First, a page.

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Social Capital and Sustainable Coffee Certifications in Costa Rica

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Abstract

Social capital has many applications in the adoption and management of voluntary certifications such as Fair trade, Rainforest Alliance, Utz, and CAFE Practices. We used a mixed-methods approach to assess social capital in five Costa Rican coffee cooperatives. We applied this information to its effects on the management of sustainable coffee certifications We found that the level of social capital affects the manner in which cooperatives manage certifications in terms of incentivizing certified members, distributing the profits from certification, and cooperating with outside organizations. Generalized trust was found to have an important link with voluntary participation in Rainforest Alliance certification when no financial incentive was provided. However, given the small differences among the cooperatives in micro-scale social capital, we conclude that certifications have not or have not yet made great impacts on the social capital on the micro-scale. This research presents important considerations for employing certifications and other sustainable development projects in different national contexts.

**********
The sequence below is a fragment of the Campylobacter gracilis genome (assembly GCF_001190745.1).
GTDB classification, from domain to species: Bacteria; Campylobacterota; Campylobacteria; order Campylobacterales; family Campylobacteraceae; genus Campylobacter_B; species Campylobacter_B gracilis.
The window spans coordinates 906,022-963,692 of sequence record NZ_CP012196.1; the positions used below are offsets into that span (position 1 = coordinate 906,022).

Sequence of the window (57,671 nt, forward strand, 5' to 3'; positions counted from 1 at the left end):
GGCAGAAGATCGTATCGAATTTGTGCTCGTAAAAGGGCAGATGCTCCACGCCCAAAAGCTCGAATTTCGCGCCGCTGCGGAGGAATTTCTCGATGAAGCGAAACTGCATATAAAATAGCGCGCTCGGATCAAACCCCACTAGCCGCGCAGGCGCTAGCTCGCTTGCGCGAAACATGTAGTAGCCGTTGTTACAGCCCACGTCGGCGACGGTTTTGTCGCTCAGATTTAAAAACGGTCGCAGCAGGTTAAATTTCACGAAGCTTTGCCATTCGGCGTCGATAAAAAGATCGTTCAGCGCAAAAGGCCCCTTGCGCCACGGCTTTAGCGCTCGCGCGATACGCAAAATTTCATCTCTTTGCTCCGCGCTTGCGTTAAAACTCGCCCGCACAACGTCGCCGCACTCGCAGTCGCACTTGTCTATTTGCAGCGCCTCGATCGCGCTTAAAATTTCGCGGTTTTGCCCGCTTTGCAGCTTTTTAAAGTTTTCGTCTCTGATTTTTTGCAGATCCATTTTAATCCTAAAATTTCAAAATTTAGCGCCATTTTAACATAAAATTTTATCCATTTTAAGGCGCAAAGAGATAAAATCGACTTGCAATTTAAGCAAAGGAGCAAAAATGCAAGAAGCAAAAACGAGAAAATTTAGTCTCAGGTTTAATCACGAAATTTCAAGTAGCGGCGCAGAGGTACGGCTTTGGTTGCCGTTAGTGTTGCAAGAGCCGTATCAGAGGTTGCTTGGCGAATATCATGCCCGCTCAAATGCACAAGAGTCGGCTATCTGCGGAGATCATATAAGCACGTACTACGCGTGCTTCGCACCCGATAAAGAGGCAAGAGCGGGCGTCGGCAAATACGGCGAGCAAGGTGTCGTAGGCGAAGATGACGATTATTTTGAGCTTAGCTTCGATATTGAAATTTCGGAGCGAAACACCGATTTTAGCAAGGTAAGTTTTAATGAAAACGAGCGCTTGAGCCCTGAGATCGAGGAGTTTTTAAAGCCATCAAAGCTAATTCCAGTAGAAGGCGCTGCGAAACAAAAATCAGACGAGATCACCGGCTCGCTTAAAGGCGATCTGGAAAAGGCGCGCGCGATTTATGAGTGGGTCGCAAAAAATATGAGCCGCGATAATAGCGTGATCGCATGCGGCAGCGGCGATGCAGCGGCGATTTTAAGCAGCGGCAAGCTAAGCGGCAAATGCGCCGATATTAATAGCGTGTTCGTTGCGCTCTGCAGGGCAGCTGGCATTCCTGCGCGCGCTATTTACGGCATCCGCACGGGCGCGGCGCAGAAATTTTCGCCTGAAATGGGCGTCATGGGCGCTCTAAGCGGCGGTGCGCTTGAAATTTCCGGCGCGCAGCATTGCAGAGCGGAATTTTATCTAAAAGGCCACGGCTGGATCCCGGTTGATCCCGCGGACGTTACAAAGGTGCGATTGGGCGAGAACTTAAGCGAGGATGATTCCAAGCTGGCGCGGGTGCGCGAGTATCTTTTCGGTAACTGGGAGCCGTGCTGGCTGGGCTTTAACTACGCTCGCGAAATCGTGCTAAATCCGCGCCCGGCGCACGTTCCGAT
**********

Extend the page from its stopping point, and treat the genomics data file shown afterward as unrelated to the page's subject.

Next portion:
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Correspondence to Anna Snider.

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This work was conducted as part of a PhD thesis supported by the Agricultural Transformation by Innovation (AGTRAIN) Erasmus Mundus Joint Doctorate Program, funded by the EACEA (Education, Audiovisual, and Culture Executive Agency) of the European Commission, grant number 2011–0019.

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Snider, A., Afonso Gallegos, A., Gutiérrez, I. et al. Social Capital and Sustainable Coffee Certifications in Costa Rica. Hum Ecol 45, 235–249 (2017). https://doi.org/10.1007/s10745-017-9896-3

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  • DOI: https://doi.org/10.1007/s10745-017-9896-3

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